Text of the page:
Elon Musk's announcement of a 90% autonomous Tesla Model D coming next year is just one of many self-driving vehicle announcements coming your way . . .
The 2005 DARPA Grand Challenge with its $2 million incentive prize really accelerated the progress on autonomous vehicles (AVs). The Stanford University Racing Team won the challenge with their car named ‘Stanley'. Four other driverless cars also successfully completed the challenge, navigating the 150-mile route at significant speeds (>30 mph).
Soon after this, Google created a Self-Driving Car initiative, ultimately building a fleet of self-driving Prius vehicles that have logged nearly 700,000 autonomous miles. In late May 2014, Google revealed a new prototype of its driverless car – a cute 2-seat vehicle sporting NO steering wheel, NO gas pedal, and NO brakes. 100% autonomous.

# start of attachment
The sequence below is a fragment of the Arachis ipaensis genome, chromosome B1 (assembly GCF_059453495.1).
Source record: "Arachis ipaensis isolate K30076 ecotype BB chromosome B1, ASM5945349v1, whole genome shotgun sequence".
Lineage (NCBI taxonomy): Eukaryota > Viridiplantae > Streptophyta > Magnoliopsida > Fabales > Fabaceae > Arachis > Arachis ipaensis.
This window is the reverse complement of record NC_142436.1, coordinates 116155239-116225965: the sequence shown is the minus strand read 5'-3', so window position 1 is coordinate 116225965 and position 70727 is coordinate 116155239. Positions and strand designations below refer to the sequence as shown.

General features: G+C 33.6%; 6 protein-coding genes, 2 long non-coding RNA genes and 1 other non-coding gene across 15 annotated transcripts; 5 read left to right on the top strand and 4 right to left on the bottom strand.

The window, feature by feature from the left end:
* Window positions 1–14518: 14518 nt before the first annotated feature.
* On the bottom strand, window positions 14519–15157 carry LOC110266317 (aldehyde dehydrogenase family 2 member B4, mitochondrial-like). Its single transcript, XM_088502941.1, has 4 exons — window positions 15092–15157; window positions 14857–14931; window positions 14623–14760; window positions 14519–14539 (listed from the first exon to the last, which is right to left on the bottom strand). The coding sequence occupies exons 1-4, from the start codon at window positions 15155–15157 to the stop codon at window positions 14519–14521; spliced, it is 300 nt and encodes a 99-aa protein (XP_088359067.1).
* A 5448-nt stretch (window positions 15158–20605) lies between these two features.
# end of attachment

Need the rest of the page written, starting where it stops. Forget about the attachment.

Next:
And Google isn't the only player in the game. Audi, BMW, Cadillac, Ford, GM, Mercedes-Benz, Nissan, Tesla, Toyota, Volkswagen, Volvo, and others are rumored to have autonomous vehicle initiatives underway. Combine that with legislation passed in four U.S. states (Nevada, Florida, California, Idaho) and the District of Columbia allowing driverless cars, and you have the beginnings of major change.
Here are possible benefits when the roads are ruled by autonomous vehicles:
- Reduced deaths, reduced accidents
- Huge money and time savings
- Massive fuel savings
- No new roads, less traffic
- No ownership-just “on-demand” usage
- No garages, no driveways, no parking
- No mandatory car insurance
This is a small glimpse into the future of autonomous cars. If you'd like more information like this, go to PeterDiamandis.com and sign up for his Tech and Abundance blogs.
Here is a preview of riding in the new Google car:
This is a great explanation of how the Google car works: